First off, though this book promotes self-esteem and confidence in girls, it is less than empowering since it is all to a depressing consumerist end, especially when one remembers that if Tookie doesn't want to be a model all that's left for her is working in a Metopia accessory factory as a slave, oh I mean, "Factory Dependent." Secondly, men are explicitly objectified. The Belladonna (headmistress) of Modelland makes sure the girls know their brothers at Bestosterone are beneath them:
"And anyway, girls, males are accessories at Modelland. Don't ever forget: we're the stars, not the boys. Yeah, they do some modeling stuff, but basically we have them here to work for us: build our buildings, provide security and eye candy… that sort of thing."
Yet attention from a boy is exactly what helps Tookie believe she is beautiful and what elevates her in the eyes of the other girls.
Second, traditional beauty standards still exist in this fictional world and are never truly challenged. Tyra's bio on the back page says she "is a leading voice in empowering girls and is dedicated to expanding the definition of beauty worldwide" and while there is a huge cast of varied-looking girls in the book they are still bound by a traditional standard of beauty. For example, the only character who could be considered plus-size, Dylan, is never explicitly acknowledged as such. Instead she just has a "big butt," even when it is revealed that she has an eating disorder. Another such character is Abigail, the standard "militant feminist" who spends her small part of the book campaigning for hairy women. However, even she doesn't stand strong in the face of the glamorous Modelland:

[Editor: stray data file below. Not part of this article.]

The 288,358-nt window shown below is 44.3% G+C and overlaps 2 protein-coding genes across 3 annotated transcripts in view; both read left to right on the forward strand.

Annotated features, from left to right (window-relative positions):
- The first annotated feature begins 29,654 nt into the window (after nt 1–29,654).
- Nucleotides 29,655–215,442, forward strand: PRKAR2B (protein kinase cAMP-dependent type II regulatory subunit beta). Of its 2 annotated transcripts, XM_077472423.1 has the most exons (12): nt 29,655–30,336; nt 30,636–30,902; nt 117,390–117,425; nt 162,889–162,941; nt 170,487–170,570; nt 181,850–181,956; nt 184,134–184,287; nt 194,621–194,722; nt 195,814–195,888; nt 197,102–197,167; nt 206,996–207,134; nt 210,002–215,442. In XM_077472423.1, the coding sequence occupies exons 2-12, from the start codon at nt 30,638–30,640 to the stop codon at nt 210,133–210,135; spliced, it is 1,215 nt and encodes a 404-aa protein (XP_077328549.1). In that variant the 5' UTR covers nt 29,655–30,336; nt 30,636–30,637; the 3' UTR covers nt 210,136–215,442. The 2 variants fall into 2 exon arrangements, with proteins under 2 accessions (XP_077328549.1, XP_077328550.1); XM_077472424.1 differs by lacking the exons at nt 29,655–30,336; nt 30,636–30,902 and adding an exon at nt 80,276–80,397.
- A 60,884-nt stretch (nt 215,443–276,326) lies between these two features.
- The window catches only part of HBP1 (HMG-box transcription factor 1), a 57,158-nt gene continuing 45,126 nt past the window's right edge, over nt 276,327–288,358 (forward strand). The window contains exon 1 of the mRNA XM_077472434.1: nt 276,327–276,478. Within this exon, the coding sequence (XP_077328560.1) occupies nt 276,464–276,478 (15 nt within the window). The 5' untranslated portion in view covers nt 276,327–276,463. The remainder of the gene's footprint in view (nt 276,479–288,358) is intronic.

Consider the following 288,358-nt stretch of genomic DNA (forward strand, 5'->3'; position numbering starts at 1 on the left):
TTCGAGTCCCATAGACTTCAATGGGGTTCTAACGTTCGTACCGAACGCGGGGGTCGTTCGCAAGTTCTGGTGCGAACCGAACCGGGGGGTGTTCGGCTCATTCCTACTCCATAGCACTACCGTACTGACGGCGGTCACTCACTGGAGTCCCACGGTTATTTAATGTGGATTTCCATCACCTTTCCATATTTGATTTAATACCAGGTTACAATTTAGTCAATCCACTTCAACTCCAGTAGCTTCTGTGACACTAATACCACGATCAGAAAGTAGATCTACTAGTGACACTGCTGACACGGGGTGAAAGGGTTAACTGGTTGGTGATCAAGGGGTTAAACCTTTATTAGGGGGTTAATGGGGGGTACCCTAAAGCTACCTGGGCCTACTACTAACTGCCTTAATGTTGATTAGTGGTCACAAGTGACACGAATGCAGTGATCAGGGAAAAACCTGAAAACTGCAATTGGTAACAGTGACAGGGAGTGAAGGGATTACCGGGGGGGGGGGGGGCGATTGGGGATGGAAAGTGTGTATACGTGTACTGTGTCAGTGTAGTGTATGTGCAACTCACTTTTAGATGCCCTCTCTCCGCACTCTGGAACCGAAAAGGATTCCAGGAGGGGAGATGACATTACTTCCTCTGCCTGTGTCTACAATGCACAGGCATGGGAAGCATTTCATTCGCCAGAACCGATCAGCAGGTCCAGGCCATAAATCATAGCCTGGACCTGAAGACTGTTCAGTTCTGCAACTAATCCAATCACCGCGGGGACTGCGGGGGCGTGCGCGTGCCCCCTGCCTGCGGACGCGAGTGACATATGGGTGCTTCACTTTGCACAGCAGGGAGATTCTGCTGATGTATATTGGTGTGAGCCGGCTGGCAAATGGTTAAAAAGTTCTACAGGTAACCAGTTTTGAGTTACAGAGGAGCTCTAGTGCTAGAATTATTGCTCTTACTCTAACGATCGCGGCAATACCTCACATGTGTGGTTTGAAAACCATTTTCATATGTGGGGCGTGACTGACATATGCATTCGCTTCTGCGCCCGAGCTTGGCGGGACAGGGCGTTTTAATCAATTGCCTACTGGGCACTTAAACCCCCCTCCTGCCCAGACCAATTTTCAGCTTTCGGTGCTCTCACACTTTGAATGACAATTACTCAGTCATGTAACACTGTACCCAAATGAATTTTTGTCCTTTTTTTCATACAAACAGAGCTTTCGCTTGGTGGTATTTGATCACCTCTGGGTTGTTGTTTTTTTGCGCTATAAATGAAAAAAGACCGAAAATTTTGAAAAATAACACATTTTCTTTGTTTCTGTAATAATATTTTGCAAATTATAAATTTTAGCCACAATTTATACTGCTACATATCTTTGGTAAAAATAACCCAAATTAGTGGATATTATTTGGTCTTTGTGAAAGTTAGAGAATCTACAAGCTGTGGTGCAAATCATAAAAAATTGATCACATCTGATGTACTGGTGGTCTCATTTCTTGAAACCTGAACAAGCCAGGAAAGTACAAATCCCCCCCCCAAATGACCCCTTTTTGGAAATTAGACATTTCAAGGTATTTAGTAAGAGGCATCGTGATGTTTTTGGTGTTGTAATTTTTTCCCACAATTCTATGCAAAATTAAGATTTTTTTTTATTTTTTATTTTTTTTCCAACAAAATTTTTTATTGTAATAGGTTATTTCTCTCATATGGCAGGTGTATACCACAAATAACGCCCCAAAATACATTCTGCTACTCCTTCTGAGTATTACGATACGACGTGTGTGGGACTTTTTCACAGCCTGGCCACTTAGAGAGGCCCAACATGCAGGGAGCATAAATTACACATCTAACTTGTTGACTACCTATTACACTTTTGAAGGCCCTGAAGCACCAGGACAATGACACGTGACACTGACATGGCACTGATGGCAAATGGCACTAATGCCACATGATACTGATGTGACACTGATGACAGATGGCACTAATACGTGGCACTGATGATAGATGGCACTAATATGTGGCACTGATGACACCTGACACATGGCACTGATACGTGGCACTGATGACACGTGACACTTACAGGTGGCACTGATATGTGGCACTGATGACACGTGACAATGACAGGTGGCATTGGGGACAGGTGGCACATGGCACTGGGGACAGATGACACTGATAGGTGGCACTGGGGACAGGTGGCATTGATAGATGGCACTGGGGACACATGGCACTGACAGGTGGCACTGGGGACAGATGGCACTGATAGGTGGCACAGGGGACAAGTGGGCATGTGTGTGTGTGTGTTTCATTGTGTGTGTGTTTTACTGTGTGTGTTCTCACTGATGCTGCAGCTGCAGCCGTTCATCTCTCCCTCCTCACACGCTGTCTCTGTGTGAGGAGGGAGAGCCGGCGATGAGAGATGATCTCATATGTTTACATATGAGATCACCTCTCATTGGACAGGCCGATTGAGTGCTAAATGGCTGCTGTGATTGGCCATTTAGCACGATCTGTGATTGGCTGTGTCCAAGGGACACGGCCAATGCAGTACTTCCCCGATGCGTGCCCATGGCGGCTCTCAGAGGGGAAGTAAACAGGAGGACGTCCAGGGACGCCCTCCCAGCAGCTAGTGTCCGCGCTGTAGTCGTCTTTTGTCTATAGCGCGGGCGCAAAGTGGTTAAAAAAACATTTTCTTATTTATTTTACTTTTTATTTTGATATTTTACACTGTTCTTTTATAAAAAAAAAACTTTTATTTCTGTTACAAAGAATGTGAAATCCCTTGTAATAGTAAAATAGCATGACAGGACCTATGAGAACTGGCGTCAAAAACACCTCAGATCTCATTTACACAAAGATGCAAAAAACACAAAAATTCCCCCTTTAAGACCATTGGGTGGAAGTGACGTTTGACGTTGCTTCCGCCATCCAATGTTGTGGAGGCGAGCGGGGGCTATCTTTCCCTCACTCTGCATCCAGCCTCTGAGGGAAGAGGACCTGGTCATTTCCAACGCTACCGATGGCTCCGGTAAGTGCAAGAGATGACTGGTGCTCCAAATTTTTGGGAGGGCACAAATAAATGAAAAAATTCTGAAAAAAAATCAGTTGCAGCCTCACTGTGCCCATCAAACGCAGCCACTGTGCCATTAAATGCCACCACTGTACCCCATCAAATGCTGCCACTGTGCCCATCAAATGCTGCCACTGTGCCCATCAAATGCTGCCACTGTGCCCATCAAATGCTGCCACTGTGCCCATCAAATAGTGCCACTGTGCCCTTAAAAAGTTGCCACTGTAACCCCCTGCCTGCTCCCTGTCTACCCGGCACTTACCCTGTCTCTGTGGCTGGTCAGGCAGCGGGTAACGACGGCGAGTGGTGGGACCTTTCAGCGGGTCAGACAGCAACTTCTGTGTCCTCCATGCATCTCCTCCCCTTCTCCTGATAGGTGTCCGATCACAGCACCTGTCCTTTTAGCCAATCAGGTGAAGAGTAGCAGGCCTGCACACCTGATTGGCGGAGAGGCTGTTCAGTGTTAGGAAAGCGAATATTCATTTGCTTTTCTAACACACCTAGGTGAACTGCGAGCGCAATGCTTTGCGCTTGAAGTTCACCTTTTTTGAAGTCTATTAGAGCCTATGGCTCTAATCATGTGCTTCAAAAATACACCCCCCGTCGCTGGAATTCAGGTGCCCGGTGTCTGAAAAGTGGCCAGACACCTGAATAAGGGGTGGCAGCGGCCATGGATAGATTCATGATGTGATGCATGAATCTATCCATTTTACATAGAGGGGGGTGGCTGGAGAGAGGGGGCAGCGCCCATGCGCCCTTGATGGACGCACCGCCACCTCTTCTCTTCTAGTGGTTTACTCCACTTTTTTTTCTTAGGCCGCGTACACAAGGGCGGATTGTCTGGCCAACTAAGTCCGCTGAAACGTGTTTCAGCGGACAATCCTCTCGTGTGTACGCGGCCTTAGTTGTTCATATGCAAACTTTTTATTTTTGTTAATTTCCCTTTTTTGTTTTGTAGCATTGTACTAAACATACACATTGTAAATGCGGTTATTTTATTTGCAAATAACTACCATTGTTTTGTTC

Abigail brought the knife to her chest. "Noooo!" Harriet screamed. But instead of impaling her body with the weapon, Abigail began to scrape her body with it. A tuft of her thick underarm hair tumbled to the ground. With lightning speed, Abigail shaved her sideburns, her arms, her most private of parts, and then her legs. She finished by removing all the knee-length black hair from her head. Every trace of her hair, eyebrows included, was gone and lay in clumps at her feet….Now that she was completely without hair, the group could see the Abigail who had been hiding all along…Abigail was not simply pretty. She was out-of-this-world, breathtakingly beautiful— absolutely, undeniably, soul-stirringly stunning.
Great, the character I was rooting for ends up shaving off all her hair to fit in before being incinerated by a giant fireball (I'm not kidding). Lastly, the issue of race is conveniently avoided, with all the characters being from fictional lands like Bou-Big-Tique or Canne Del Abra. And while Tyra does describe the characters they are always either caramel- or olive-colored or just plain pale.
I started off reading this book for some lighthearted fun and a few laughs, but it quickly became a nonsensical, nightmarish, acid trip that seemed like it would never end. When it finally did end, I was more relieved than narratively satisfied. Would I recommend this book to young readers? Probably not. Would I recommend this book to my peers? Yes, if only for the selfish reason that I need someone to talk to about it. There is so much more to this book that needs to be discussed that I can't fit here. If you've read the book please share your thoughts in the comments and help me understand what I'm feeling right now. If you plan on reading it, just be aware that it stops being funny when you realize just how long it is. And if you decide to skip it altogether it's no great loss. Tyra has two more Modelland books in the works so this won't be your last chance to get in on the… experience.